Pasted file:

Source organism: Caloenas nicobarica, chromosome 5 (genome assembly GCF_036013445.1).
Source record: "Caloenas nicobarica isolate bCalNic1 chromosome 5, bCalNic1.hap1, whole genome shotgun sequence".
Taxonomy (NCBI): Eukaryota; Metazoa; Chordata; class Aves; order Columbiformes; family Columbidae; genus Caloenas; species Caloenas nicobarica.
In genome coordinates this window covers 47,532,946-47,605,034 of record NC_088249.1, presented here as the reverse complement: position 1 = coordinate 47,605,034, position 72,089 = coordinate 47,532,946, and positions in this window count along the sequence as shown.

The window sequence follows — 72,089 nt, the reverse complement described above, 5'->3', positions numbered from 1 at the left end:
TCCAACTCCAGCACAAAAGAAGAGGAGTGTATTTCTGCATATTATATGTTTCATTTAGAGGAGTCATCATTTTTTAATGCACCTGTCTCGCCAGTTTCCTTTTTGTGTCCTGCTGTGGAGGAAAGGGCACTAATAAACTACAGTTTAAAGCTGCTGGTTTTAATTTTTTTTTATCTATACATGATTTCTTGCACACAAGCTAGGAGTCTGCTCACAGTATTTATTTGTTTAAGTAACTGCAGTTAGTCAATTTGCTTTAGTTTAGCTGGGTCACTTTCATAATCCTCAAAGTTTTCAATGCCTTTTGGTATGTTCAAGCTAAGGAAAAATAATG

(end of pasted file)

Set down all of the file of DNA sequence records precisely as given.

Source organism: Caloenas nicobarica, chromosome 5 (genome assembly GCF_036013445.1).
Source record: "Caloenas nicobarica isolate bCalNic1 chromosome 5, bCalNic1.hap1, whole genome shotgun sequence".
Taxonomy (NCBI): Eukaryota; Metazoa; Chordata; class Aves; order Columbiformes; family Columbidae; genus Caloenas; species Caloenas nicobarica.
In genome coordinates this window covers 47,532,946-47,605,034 of record NC_088249.1, presented here as the reverse complement: position 1 = coordinate 47,605,034, position 72,089 = coordinate 47,532,946, and positions in this window count along the sequence as shown.

The window sequence follows — 72,089 nt, the reverse complement described above, 5'->3', positions numbered from 1 at the left end:
TCCAACTCCAGCACAAAAGAAGAGGAGTGTATTTCTGCATATTATATGTTTCATTTAGAGGAGTCATCATTTTTTAATGCACCTGTCTCGCCAGTTTCCTTTTTGTGTCCTGCTGTGGAGGAAAGGGCACTAATAAACTACAGTTTAAAGCTGCTGGTTTTAATTTTTTTTTATCTATACATGATTTCTTGCACACAAGCTAGGAGTCTGCTCACAGTATTTATTTGTTTAAGTAACTGCAGTTAGTCAATTTGCTTTAGTTTAGCTGGGTCACTTTCATAATCCTCAAAGTTTTCAATGCCTTTTGGTATGTTCAAGCTAAGGAAAAATAATG